- Online only, open-access hosted by UNT Digital Libraries
- Articles released continuously
The attendees were generally interested in this idea, although there were some concerns about the regional focus (would we get enough submissions?) and the title (TALON was the name of a medical libraries consortium in the 1980’s). There was agreement on the open peer review and releasing the articles continuously.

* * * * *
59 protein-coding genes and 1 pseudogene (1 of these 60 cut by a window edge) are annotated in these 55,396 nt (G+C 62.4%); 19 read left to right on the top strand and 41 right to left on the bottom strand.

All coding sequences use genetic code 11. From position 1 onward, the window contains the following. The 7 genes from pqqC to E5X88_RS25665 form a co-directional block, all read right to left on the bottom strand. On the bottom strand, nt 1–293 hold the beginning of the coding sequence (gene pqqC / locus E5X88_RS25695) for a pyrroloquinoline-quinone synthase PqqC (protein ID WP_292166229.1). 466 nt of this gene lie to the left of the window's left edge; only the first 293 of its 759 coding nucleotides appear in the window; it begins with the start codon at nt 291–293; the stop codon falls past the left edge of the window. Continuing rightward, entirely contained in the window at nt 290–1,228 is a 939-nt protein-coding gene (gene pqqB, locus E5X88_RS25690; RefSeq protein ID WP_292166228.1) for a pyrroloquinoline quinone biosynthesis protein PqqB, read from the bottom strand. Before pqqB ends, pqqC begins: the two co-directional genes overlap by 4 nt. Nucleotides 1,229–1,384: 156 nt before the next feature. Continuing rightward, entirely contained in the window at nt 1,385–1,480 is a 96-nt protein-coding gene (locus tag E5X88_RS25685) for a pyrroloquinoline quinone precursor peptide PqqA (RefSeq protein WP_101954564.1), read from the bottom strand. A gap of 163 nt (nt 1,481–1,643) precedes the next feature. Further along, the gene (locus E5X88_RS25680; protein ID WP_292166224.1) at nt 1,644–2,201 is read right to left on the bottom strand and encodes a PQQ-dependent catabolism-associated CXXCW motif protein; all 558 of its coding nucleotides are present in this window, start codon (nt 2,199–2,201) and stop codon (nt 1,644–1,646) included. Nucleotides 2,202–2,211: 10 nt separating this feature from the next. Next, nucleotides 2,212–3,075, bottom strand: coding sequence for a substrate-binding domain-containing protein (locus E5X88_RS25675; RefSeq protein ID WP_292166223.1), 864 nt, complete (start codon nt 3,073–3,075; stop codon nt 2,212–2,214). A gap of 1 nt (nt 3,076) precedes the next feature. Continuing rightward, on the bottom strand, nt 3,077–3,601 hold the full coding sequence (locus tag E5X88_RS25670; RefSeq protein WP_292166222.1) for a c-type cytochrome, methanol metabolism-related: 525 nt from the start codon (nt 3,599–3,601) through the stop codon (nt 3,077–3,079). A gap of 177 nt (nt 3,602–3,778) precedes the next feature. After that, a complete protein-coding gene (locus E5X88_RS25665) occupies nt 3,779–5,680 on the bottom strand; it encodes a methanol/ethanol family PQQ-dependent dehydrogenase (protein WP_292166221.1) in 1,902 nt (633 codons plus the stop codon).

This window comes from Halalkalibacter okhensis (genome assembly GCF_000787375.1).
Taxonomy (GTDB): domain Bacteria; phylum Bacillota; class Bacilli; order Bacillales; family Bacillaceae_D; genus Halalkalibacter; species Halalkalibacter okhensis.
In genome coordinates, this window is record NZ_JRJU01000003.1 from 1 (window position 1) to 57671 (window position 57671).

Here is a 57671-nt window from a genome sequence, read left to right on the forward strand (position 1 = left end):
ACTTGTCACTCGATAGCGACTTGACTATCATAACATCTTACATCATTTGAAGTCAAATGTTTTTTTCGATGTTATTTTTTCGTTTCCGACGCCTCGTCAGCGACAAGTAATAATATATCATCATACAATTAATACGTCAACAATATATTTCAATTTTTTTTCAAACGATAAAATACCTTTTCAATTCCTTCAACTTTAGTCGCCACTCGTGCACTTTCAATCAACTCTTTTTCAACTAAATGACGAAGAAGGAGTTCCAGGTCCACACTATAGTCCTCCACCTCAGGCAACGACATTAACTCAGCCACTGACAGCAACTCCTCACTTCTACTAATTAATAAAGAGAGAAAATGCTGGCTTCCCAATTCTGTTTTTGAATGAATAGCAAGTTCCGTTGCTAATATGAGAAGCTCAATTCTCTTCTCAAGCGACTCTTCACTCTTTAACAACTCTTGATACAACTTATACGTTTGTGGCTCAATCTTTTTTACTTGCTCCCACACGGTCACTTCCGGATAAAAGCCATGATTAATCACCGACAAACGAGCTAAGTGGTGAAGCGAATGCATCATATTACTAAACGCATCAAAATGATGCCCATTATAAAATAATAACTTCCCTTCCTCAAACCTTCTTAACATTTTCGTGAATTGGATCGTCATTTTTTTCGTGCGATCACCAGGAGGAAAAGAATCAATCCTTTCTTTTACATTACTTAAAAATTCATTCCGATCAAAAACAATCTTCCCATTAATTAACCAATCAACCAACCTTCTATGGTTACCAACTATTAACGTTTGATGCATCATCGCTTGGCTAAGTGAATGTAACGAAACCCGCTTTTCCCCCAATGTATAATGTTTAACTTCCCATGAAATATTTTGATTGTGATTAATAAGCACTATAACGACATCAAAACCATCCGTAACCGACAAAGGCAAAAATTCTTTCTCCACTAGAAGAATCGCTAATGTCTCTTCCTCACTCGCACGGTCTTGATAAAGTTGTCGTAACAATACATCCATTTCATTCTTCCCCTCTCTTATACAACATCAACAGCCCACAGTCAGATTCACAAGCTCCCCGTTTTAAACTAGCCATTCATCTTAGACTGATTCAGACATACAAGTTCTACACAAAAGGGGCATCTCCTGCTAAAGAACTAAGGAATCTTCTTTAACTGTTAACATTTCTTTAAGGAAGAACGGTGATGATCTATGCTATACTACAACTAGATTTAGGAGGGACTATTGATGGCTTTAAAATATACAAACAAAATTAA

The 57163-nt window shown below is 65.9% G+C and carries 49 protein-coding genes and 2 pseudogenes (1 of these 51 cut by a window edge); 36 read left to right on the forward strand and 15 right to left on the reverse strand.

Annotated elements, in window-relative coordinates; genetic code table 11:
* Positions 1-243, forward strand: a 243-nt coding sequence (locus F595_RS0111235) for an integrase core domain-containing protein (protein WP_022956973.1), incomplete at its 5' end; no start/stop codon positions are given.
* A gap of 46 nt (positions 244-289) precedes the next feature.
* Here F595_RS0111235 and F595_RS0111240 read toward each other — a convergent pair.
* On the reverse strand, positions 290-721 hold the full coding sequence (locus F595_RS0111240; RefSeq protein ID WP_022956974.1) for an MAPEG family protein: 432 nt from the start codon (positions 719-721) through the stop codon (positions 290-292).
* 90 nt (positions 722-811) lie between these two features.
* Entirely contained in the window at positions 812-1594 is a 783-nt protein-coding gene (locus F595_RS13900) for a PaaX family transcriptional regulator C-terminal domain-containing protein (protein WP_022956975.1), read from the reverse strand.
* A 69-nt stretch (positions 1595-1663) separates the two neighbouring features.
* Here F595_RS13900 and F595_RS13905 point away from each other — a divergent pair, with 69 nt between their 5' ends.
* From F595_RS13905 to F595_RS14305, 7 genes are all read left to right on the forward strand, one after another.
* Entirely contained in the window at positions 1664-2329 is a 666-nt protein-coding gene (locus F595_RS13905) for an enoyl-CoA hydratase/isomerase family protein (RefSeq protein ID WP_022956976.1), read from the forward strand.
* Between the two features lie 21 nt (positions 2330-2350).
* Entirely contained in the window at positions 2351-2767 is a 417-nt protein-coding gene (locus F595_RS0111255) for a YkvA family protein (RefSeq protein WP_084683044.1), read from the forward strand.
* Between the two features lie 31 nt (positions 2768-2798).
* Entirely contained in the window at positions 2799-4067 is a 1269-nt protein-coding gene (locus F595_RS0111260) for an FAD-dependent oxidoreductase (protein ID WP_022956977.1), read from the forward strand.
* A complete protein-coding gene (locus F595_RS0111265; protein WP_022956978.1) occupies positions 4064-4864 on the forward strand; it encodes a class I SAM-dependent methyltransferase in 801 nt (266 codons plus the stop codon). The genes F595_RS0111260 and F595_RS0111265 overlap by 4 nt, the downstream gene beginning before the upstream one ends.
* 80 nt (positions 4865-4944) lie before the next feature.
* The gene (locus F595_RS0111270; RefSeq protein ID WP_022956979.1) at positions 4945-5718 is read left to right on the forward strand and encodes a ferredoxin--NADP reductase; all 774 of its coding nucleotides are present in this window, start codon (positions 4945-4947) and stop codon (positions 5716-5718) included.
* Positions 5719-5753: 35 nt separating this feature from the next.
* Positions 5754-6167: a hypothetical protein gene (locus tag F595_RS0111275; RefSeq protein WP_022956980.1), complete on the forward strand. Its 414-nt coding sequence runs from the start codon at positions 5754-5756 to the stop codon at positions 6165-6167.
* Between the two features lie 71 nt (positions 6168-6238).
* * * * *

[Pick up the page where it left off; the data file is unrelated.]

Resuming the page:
Several members shared their ideas or projects, as suggested in the meeting invitation. Brenda Robertson from UNT Dallas library presenting nice charts of data on the usage of their reference services and study rooms. In her presentation, she used photos to illustrate the noise problems associated with the central location of the library. Margo Duncan from UT Tyler described her attempts to mine the EZ proxy logs using Analog, a program that parses server logs. She would like to use these logs to assess the effects of their newly-implemented discovery system on the usage of their databases. Richard Wayne from UT Southwestern discussed a method organizing and tracking strategic plan objectives using SharePoint. He described how this system has forced the staff to think about their projects and the impacts that they have on library value. Diane Wahl, from UNT Libraries, described her efforts to determine causes of dissatisfaction with library services and resources among members of one particular college through face-to-face interviews. She presented comments from these members that were particularly striking, particularly regarding the lack of time students, particularly non-traditional students have to do their research.